Stuff White People Say

October 24, 2008

“There is no Whiteness without Blackness”

Filed under: Stuff White People Do — nquest2xl @ 6:12 am

“Whiteness exists in a relational context with other races…” – Macon D

Such is his argument or, rather, his rationale for his curious approach to Whiteness.  It’s a rationale because Macon refers to that theor-riod notion (theory behaving and employed like a mindless factoid) to justify his problematic attempts to use things about Black people (e.g. racial complaints, real or imagined-by-Macon) “in the hopes that some white people would wake the hell up and stop” doing things that offend Black people.

That’s all well and good but such a project-aim becomes problematic when:

  1. Macon fails completely fabricates, exaggerates or overhypes the racial complaints of Black people or
  2. the racial complaints Black make either aren’t necessary to make the “wake up and stop” case to Whites and happen to be used as a guilt-trip bludgeon against Whites to highlight behaviors that are, perhaps, subconscious which merely require exposure to show the problems with the behaviors.

Of course, the theories which examine race as a social construct suggest that the concept of the White race here in America for example — where various White ethnic groups from Europe eventually forged an identity they never had — was established based on what or, more precisely, who they were not.  That’s the “relational context” Macon spoke of but the question is: how is that factoid relevant to how you approach Whiteness?

Frankly, I don’t think that it is.

Consider the following essays:

Add to that the Peggy MacIntosh’s classic Unpacking the Invisible Knapsack (of White Privilege) and Eduardo Bonilla-Silva’s study of the phenomenon of Racism Without Racists then a different, and dare I say more appropriate and focused approach to exploring Whiteness and providing the impetus to “untrain” or unlearn it is revealed.

Maybe its me but I always got the impression that examining Whiteness, understanding it, etc. was an exercise in thorough introspection.  At least that’s the idea I always got from reading Robert Jensen, Tim Wise, Molly Secours, Noel Ignatiev, etc.  I know there is and has been, for generations, rigorous discussion and debate about Blackness — what Black is, what it means to be Black, etc. — with tons of discourse that deal with “Blackness”, however conceptualized, in its own right, on its own merits, on its own terms.

Further, the “relational context” in which Whiteness has existed, historically speaking, with “Other” races — with Black often being the paradigmatic “Other” — is, in fact, the problem.  I think a shift from the race relations paradigm to a human dignity and human rights concept is needed.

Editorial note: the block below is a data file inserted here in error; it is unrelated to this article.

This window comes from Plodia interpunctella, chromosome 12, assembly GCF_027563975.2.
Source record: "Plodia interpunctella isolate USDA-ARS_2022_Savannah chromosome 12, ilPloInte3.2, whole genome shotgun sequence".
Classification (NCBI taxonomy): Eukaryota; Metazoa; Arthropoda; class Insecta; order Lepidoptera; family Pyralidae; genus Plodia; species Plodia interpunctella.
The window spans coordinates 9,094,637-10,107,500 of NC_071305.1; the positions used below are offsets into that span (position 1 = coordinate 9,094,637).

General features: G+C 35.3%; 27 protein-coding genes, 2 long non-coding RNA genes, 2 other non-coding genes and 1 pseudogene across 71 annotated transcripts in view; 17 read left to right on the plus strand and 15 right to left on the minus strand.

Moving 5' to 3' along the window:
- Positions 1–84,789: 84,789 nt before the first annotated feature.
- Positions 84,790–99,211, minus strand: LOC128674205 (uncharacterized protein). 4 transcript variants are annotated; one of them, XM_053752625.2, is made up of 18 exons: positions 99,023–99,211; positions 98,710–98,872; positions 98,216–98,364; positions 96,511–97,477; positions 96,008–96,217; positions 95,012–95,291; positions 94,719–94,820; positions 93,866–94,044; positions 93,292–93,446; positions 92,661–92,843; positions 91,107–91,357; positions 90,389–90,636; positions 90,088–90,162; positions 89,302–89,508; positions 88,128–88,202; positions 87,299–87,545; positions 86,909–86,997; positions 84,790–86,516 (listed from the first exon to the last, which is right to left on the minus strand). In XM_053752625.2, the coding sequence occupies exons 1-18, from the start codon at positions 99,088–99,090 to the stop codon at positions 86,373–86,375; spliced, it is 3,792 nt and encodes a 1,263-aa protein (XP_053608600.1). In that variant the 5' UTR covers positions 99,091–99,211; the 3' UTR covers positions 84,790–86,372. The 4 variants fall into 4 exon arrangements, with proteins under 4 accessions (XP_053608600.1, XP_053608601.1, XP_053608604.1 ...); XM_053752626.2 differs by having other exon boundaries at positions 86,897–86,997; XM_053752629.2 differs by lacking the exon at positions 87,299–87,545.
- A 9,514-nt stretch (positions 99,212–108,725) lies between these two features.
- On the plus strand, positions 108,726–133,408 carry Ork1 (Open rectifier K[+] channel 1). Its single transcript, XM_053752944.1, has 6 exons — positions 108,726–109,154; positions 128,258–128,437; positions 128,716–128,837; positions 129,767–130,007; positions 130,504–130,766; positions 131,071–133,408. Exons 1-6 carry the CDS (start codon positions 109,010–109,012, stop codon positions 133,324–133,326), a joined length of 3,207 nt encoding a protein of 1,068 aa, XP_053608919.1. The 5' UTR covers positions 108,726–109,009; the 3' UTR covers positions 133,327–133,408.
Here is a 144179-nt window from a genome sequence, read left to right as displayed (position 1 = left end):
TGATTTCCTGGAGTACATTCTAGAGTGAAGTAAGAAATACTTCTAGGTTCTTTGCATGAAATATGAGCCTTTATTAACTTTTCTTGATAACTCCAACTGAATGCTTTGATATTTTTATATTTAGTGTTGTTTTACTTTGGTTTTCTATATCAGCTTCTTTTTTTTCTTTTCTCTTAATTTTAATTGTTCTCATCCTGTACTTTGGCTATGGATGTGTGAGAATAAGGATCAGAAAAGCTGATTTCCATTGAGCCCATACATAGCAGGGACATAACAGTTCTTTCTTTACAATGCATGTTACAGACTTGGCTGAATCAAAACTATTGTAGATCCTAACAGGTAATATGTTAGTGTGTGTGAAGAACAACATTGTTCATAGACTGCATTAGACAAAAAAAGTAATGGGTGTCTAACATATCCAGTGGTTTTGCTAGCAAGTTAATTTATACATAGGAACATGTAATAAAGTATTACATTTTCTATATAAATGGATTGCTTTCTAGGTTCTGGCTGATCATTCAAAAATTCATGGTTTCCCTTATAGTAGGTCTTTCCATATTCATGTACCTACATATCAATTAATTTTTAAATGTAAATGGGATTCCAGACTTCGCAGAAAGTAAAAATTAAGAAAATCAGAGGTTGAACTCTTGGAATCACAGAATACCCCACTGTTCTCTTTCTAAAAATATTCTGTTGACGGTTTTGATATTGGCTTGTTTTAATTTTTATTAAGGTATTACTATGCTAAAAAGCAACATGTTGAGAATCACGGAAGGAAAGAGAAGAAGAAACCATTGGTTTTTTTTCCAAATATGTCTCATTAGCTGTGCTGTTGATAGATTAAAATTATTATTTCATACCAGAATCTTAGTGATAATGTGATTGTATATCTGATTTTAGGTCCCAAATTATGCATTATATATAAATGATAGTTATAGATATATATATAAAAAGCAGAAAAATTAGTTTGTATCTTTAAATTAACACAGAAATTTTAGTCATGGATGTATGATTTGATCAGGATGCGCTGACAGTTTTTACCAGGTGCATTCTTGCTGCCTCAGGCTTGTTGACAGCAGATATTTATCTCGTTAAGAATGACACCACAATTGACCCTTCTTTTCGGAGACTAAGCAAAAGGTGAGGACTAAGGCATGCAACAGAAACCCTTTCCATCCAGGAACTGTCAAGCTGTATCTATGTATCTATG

Seems to me a simple “What Would A Human Being Do?” or a “How Do You Expect A Human Being To React?” would go a long way towards avoiding minefield creation.


  1. I hope I can get my thoughts together, the problem I see in some/many anti-racist approaches is the fixation on the Black “other”.
    The education within Eurocentrism or “training to become white” is in the essence nothing else than the education to be able to disconnect and to other any people “necessary”.
    It is a system where people/masses can be so easily manipulated, literally over night, against any group and the “art” of Eurocentrism is that those who destroy, turn violent against a certain group, feel they do the right thing.
    White privilege is only one part of the story, it is true for the collective, but not necessarily for white individuals.
    The basis of Eurocentrism is a non-solidarity among people which translates into every aspect of life.
    For me it doesn’t make much sense to concentrate “just” on racism within this system without trying to understand the mechanics behind and without realizing that within this system everybody can become a victim of this system via the ‘method’ of othering. That doesn’t mean that I compare pain or discrimination, but why can’t white people see what this system will do against anybody who is not conform? Why are also many (white) anti-racists so blind towards all the white victims of this system? Why this disconnection of “you suffer, I don’t”?

    Comment by jwbe — October 24, 2008 @ 9:59 am | Reply

  2. in addition, why are whites so blind also how quickly white supremacy excloses certain groups? Regardless if this was/is based on religion, attitude (“witches”) etc., European history is a history of exclusion, dehumanizing and collective violence towards the “othered”.

    Comment by jwbe — October 24, 2008 @ 1:43 pm | Reply

  3. Why are also many (white) anti-racists so blind towards all the white victims of this system? Why this disconnection of “you suffer, I don’t”?

    Good questions. I always thought the core focus and purpose of Whiteness studies, etc. was to examine ways in which Whites are victims. I think you’re close to hitting on what I’ve tried to flesh out about the way Macon’s so-called anti-racist is more of the same old school White liberal approach. It’s like the discussion about “allies” we had on — i.e. how the old paradigm reflects a certain kind of White paternalism and, hence, White Supremacy.

    Comment by Nquest — October 24, 2008 @ 2:18 pm | Reply

  4. Re: the old school White liberal paradigm

    In a discussion about Reparations, Jeff Hitchcock (the administrator of and contributor to noted how comments from CURE activist/author Ida Hakim reflected an explicit paradigm shift from an old school “white-people-can-be-allies” model — which emerged during the Civil Rights Era and, particularly, immediately after — to one where PoC-can-be-allies to Whites. The latter is what Macon pays lip service to when he mouths the platitude that PoC, generally, know more about racism/Whiteness than Whites. When you apply that same kind of idea to the former (the “white-people-can-be-allies” model), I think you can see why that old school approach is both paternalistic and problematic.